IDEAS home Printed from
   My bibliography  Save this article

The Institutional Foundations of Monetary Commitment: A Comparative Analysis


  • Ball, R.


No abstract is available for this item.

Suggested Citation

  • Ball, R., 1999. "The Institutional Foundations of Monetary Commitment: A Comparative Analysis," World Development, Elsevier, vol. 27(10), pages 1821-1842, October.
  • Handle: RePEc:eee:wdevel:v:27:y:1999:i:10:p:1821-1842

    Download full text from publisher

    File URL:
    Download Restriction: Full text for ScienceDirect subscribers only

    As the access to this document is restricted, you may want to search for a different version of it.

    References listed on IDEAS

    1. Kenneth Rogoff, 1985. "The Optimal Degree of Commitment to an Intermediate Monetary Target," The Quarterly Journal of Economics, Oxford University Press, vol. 100(4), pages 1169-1189.
    2. Lohmann, Susanne, 1992. "Optimal Commitment in Monetary Policy: Credibility versus Flexibility," American Economic Review, American Economic Association, vol. 82(1), pages 273-286, March.
    3. Barro, Robert J. & Gordon, David B., 1983. "Rules, discretion and reputation in a model of monetary policy," Journal of Monetary Economics, Elsevier, vol. 12(1), pages 101-121.
    4. Roubini, Nouriel & Sachs, Jeffrey D., 1989. "Political and economic determinants of budget deficits in the industrial democracies," European Economic Review, Elsevier, vol. 33(5), pages 903-933, May.
    5. Thomas J. Sargent, 1982. "The Ends of Four Big Inflations," NBER Chapters,in: Inflation: Causes and Effects, pages 41-98 National Bureau of Economic Research, Inc.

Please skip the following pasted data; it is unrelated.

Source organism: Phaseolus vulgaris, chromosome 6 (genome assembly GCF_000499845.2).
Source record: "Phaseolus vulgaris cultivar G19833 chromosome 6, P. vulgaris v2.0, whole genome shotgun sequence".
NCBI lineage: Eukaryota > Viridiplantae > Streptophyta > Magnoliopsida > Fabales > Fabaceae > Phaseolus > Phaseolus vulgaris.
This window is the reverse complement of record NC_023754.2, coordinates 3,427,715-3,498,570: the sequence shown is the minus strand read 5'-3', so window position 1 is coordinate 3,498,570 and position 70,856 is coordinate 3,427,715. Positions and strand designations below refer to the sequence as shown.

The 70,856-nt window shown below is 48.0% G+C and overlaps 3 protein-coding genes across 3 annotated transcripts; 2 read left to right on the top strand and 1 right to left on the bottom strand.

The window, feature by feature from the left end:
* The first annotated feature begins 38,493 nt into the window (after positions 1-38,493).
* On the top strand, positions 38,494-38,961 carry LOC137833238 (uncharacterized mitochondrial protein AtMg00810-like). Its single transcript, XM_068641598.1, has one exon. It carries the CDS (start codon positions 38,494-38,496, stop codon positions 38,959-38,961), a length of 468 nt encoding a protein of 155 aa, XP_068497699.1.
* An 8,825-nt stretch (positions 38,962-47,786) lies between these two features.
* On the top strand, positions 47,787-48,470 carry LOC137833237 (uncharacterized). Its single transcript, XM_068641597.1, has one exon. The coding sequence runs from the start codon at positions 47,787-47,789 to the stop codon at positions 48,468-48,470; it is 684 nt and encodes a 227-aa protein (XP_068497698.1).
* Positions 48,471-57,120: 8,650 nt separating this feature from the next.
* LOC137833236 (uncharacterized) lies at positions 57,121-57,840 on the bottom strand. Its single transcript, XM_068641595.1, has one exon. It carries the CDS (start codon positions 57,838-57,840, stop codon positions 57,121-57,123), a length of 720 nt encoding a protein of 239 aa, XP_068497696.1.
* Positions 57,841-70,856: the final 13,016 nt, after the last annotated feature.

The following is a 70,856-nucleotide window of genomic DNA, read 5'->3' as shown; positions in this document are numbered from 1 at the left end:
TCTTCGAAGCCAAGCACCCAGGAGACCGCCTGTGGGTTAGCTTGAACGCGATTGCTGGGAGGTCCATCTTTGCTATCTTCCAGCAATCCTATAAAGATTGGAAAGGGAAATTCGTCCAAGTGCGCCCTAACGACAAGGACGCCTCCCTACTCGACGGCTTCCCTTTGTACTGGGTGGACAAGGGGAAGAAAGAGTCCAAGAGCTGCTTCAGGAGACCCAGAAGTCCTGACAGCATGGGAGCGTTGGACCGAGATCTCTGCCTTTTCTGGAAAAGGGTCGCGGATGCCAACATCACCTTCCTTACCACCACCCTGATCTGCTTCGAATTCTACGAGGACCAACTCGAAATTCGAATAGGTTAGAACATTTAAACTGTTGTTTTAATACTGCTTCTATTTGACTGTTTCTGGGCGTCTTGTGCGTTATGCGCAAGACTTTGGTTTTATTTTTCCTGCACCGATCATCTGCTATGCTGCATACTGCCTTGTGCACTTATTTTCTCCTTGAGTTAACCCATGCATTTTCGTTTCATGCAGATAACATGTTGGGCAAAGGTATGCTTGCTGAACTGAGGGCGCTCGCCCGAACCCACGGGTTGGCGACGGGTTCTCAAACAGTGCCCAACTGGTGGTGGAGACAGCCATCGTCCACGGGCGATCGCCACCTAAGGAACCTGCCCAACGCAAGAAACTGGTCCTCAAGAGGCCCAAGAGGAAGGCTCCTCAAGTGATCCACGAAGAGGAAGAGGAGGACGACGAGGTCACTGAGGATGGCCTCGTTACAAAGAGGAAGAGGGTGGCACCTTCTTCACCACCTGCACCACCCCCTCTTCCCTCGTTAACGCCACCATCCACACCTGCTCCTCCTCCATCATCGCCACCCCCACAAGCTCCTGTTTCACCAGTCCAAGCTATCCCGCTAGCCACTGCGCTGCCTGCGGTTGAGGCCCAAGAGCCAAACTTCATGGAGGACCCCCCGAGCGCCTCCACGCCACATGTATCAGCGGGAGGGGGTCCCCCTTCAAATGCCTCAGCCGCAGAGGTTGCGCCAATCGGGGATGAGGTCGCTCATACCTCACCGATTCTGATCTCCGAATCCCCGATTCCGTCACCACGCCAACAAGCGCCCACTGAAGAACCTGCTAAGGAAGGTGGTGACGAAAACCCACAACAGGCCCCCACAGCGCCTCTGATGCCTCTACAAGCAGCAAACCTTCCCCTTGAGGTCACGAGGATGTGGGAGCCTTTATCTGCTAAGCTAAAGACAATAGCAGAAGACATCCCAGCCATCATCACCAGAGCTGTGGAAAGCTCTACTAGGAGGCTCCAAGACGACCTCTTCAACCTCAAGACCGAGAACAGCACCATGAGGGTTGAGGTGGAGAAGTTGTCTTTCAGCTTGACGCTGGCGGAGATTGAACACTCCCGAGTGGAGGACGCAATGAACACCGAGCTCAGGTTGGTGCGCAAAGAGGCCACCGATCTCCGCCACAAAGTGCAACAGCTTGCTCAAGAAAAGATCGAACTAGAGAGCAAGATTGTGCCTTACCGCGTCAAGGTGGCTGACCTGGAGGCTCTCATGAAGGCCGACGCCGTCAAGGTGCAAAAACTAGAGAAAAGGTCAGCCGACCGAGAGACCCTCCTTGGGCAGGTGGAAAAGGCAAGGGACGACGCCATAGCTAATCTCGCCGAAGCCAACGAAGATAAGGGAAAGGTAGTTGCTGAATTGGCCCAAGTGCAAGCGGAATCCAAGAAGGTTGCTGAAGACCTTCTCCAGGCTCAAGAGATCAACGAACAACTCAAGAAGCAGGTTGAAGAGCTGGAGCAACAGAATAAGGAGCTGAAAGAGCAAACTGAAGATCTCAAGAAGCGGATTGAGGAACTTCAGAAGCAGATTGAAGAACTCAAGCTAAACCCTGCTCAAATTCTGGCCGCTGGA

6. Mas, Ignacio, 1995. "Central bank independence: A critical view from a developing country perspective," World Development, Elsevier, vol. 23(10), pages 1639-1652, October.
    7. Levy, Brian & Spiller, Pablo T, 1994. "The Institutional Foundations of Regulatory Commitment: A Comparative Analysis of Telecommunications Regulation," Journal of Law, Economics, and Organization, Oxford University Press, vol. 10(2), pages 201-246, October.
    8. Alesina, Alberto & Summers, Lawrence H, 1993. "Central Bank Independence and Macroeconomic Performance: Some Comparative Evidence," Journal of Money, Credit and Banking, Blackwell Publishing, vol. 25(2), pages 151-162, May.
    9. Rogoff, Kenneth, 1990. "Equilibrium Political Budget Cycles," American Economic Review, American Economic Association, vol. 80(1), pages 21-36, March.
    10. Jeffrey D. Sachs, 1989. "Social Conflict and Populist Policies in Latin America," NBER Working Papers 2897, National Bureau of Economic Research, Inc.
    11. Mankiw, N. Gregory, 1987. "The optimal collection of seigniorage : Theory and evidence," Journal of Monetary Economics, Elsevier, vol. 20(2), pages 327-341, September.
    12. Hill, Alice*Abdala, Manuel Angel*DEC, 1993. "Regulation, institutions, and commitment : privatization and regulation in the Argentine telecommunications sector," Policy Research Working Paper Series 1216, The World Bank.
    13. Mas, Ignacio, 1995. "Things Governments Do to Money: A Recent History of Currency Reform Schemes and Scams," Kyklos, Wiley Blackwell, vol. 48(4), pages 483-512.